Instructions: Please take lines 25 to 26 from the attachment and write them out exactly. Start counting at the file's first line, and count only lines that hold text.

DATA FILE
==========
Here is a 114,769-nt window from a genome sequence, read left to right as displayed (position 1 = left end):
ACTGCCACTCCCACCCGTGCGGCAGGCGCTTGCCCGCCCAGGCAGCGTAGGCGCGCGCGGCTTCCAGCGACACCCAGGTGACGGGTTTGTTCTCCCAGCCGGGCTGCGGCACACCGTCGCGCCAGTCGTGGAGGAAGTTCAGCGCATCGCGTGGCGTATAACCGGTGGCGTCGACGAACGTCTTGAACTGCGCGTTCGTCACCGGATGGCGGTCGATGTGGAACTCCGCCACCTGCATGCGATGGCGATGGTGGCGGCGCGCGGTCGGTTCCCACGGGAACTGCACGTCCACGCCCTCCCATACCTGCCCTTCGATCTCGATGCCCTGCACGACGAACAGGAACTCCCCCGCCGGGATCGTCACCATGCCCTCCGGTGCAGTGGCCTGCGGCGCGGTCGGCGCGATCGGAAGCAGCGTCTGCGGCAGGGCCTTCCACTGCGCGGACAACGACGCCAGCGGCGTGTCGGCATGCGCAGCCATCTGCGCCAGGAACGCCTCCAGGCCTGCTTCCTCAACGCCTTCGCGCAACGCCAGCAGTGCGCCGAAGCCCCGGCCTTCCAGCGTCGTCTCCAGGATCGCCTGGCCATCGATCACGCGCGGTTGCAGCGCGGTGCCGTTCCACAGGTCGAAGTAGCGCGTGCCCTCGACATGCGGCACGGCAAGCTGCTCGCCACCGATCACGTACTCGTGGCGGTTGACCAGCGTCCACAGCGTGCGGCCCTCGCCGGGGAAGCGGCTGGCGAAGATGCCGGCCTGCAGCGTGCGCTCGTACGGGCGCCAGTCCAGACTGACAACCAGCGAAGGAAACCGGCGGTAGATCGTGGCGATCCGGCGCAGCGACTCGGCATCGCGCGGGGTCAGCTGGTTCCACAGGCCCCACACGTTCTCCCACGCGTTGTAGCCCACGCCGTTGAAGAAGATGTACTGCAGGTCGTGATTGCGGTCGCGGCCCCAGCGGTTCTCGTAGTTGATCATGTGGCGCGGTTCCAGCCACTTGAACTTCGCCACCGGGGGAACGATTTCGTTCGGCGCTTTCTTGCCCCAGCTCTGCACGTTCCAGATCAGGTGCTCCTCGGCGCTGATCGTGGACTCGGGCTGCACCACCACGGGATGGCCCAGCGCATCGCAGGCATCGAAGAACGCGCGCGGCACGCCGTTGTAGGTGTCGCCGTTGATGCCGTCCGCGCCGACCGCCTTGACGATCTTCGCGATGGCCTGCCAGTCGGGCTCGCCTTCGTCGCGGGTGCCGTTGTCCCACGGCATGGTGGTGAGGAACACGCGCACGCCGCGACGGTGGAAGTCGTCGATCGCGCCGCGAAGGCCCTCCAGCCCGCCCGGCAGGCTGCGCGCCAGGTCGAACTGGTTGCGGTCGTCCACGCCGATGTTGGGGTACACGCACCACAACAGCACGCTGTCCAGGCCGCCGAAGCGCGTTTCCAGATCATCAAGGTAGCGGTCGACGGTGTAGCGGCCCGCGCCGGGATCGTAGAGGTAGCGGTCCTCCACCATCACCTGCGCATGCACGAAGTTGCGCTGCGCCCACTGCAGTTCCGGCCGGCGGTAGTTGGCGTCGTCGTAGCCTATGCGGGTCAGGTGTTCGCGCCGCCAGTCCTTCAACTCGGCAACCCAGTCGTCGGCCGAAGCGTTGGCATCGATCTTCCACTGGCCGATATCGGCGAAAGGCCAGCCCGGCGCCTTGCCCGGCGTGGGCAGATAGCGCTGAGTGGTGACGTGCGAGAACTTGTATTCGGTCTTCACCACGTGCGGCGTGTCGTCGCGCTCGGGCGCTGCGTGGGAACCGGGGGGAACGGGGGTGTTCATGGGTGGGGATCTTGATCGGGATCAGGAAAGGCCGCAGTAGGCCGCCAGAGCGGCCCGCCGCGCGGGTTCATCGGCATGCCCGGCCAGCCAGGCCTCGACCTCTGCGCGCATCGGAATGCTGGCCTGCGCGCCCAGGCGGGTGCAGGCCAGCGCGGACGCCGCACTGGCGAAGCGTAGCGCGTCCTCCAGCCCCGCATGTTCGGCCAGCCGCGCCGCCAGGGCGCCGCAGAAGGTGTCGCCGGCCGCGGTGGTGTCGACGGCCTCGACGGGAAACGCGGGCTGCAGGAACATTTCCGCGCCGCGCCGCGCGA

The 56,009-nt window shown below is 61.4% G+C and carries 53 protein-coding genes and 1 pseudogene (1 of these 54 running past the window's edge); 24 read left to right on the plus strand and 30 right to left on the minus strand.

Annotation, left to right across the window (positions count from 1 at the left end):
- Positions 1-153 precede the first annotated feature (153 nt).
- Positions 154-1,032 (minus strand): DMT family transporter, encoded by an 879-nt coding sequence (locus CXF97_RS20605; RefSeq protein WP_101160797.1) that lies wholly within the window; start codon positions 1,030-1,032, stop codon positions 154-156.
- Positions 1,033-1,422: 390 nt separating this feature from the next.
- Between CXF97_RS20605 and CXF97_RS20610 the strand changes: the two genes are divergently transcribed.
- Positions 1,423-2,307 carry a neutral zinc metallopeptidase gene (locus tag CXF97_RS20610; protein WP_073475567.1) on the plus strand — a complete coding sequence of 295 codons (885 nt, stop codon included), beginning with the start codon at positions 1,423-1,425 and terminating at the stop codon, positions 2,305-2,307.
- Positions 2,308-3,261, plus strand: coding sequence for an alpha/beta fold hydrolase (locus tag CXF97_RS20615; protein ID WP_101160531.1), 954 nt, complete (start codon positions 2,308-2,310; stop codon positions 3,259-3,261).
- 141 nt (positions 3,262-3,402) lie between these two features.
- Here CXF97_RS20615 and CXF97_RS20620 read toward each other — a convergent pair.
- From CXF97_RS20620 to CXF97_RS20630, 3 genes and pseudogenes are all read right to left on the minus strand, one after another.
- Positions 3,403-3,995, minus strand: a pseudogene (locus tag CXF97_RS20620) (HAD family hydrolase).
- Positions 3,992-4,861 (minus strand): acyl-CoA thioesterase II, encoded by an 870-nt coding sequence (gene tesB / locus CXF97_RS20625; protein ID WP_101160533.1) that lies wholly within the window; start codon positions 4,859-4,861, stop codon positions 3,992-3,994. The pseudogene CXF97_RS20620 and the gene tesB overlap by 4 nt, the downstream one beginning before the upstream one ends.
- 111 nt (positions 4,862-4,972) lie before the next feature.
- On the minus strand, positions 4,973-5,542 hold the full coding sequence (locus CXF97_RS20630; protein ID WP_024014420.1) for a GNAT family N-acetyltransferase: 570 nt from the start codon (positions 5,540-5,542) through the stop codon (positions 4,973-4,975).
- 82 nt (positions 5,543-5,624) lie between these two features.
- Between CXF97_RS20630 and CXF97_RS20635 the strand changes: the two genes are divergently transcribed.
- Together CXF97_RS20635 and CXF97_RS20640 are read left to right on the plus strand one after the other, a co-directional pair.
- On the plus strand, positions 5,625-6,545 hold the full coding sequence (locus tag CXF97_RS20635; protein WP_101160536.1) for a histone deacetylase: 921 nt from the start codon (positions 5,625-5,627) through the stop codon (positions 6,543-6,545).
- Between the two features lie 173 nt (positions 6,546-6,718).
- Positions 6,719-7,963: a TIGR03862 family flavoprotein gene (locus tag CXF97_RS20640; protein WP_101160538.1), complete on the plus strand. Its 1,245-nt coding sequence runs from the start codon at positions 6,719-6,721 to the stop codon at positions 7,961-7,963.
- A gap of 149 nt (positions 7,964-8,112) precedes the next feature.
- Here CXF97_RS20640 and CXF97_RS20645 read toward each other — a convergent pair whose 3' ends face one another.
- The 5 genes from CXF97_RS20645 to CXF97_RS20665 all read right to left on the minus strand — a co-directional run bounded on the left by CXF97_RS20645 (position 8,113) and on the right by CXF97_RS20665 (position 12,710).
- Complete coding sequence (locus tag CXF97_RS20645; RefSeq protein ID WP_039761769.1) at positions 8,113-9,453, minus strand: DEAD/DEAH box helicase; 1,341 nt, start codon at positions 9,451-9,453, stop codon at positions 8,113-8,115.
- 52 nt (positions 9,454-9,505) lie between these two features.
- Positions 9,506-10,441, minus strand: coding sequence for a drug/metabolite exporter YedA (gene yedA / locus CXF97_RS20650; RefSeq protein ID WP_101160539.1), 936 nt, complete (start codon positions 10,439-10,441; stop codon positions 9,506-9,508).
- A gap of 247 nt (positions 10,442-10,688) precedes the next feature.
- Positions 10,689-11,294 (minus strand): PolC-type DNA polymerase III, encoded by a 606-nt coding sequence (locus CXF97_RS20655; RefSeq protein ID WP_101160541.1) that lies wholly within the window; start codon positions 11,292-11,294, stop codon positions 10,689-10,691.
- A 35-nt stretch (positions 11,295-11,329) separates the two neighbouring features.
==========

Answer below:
- Here CXF97_RS20640 and CXF97_RS20645 read toward each other — a convergent pair whose 3' ends face one another.
- The 5 genes from CXF97_RS20645 to CXF97_RS20665 all read right to left on the minus strand — a co-directional run bounded on the left by CXF97_RS20645 (position 8,113) and on the right by CXF97_RS20665 (position 12,710).